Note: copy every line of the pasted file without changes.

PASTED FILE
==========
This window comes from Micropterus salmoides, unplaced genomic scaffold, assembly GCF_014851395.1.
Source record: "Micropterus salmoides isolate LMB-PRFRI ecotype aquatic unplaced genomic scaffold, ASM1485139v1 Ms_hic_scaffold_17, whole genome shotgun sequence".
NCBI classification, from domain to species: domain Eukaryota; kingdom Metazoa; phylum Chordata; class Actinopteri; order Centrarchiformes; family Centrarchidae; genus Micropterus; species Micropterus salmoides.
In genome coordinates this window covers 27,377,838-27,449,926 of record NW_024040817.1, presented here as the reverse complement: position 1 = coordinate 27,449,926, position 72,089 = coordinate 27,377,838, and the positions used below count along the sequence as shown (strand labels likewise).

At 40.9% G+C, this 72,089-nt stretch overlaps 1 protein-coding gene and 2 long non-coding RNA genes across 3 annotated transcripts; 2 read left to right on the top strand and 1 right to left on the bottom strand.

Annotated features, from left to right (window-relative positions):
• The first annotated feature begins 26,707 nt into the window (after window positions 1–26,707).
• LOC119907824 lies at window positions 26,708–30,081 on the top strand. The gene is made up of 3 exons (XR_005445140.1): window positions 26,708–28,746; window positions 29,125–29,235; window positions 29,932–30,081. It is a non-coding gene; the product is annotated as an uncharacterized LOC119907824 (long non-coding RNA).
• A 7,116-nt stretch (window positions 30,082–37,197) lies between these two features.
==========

This window comes from Micropterus salmoides, unplaced genomic scaffold, assembly GCF_014851395.1.
Source record: "Micropterus salmoides isolate LMB-PRFRI ecotype aquatic unplaced genomic scaffold, ASM1485139v1 Ms_hic_scaffold_17, whole genome shotgun sequence".
NCBI classification, from domain to species: domain Eukaryota; kingdom Metazoa; phylum Chordata; class Actinopteri; order Centrarchiformes; family Centrarchidae; genus Micropterus; species Micropterus salmoides.
In genome coordinates this window covers 27,377,838-27,449,926 of record NW_024040817.1, presented here as the reverse complement: position 1 = coordinate 27,449,926, position 72,089 = coordinate 27,377,838, and the positions used below count along the sequence as shown (strand labels likewise).

At 40.9% G+C, this 72,089-nt stretch overlaps 1 protein-coding gene and 2 long non-coding RNA genes across 3 annotated transcripts; 2 read left to right on the top strand and 1 right to left on the bottom strand.

Annotated features, from left to right (window-relative positions):
• The first annotated feature begins 26,707 nt into the window (after window positions 1–26,707).
• LOC119907824 lies at window positions 26,708–30,081 on the top strand. The gene is made up of 3 exons (XR_005445140.1): window positions 26,708–28,746; window positions 29,125–29,235; window positions 29,932–30,081. It is a non-coding gene; the product is annotated as an uncharacterized LOC119907824 (long non-coding RNA).
• A 7,116-nt stretch (window positions 30,082–37,197) lies between these two features.